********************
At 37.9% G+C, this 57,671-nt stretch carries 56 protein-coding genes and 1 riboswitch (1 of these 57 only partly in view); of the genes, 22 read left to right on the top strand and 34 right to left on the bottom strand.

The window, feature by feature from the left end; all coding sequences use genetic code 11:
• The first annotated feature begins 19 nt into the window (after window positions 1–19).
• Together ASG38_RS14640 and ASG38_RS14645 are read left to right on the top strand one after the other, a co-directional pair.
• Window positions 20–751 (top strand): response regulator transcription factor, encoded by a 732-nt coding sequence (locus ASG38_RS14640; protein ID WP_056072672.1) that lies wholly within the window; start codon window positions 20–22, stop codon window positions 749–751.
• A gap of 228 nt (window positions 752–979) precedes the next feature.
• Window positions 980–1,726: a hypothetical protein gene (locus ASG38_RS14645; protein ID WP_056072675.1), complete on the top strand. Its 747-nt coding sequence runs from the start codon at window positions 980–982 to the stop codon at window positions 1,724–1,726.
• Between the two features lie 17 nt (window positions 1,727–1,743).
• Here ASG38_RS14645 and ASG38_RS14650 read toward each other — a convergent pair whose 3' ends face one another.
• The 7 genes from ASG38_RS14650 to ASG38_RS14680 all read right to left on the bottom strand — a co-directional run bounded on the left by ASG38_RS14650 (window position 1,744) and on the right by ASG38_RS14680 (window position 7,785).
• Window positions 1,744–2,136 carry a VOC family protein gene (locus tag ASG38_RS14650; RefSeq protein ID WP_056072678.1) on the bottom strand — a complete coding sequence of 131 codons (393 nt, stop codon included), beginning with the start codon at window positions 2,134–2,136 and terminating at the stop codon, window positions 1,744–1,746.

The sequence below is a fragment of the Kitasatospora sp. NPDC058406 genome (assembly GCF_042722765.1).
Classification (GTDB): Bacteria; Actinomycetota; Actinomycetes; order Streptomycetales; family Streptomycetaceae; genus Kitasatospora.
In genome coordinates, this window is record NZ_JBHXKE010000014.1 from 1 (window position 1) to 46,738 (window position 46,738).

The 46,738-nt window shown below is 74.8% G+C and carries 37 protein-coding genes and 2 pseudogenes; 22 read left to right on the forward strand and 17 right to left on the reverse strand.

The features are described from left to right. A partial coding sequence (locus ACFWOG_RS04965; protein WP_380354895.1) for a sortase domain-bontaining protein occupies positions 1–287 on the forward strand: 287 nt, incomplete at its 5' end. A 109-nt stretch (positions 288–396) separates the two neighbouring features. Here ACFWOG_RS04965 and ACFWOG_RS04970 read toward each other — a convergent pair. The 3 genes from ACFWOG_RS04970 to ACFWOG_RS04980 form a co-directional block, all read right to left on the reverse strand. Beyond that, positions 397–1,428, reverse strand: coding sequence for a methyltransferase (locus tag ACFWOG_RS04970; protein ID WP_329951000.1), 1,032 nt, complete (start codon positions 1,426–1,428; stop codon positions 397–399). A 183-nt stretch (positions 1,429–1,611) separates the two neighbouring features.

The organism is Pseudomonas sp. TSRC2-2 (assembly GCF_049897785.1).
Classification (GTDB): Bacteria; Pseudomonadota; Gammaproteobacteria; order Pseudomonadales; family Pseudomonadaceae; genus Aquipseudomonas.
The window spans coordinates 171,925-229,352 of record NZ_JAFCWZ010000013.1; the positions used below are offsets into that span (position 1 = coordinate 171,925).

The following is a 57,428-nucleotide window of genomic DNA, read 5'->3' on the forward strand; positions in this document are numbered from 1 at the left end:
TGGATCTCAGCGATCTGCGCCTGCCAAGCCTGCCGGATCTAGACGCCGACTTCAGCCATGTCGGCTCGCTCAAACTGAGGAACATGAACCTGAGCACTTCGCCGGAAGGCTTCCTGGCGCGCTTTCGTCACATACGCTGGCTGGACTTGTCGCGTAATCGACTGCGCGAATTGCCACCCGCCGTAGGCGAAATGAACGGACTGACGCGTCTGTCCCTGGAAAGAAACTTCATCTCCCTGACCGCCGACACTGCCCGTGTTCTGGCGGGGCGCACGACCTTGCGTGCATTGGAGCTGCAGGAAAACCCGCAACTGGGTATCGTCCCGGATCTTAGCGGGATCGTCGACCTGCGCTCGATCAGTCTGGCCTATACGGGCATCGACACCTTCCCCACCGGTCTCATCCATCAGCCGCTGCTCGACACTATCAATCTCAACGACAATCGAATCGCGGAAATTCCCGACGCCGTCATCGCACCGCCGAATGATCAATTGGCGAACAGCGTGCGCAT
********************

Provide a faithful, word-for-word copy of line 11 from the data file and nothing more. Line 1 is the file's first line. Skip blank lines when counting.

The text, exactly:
• Window positions 1,744–2,136 carry a VOC family protein gene (locus tag ASG38_RS14650; RefSeq protein ID WP_056072678.1) on the bottom strand — a complete coding sequence of 131 codons (393 nt, stop codon included), beginning with the start codon at window positions 2,134–2,136 and terminating at the stop codon, window positions 1,744–1,746.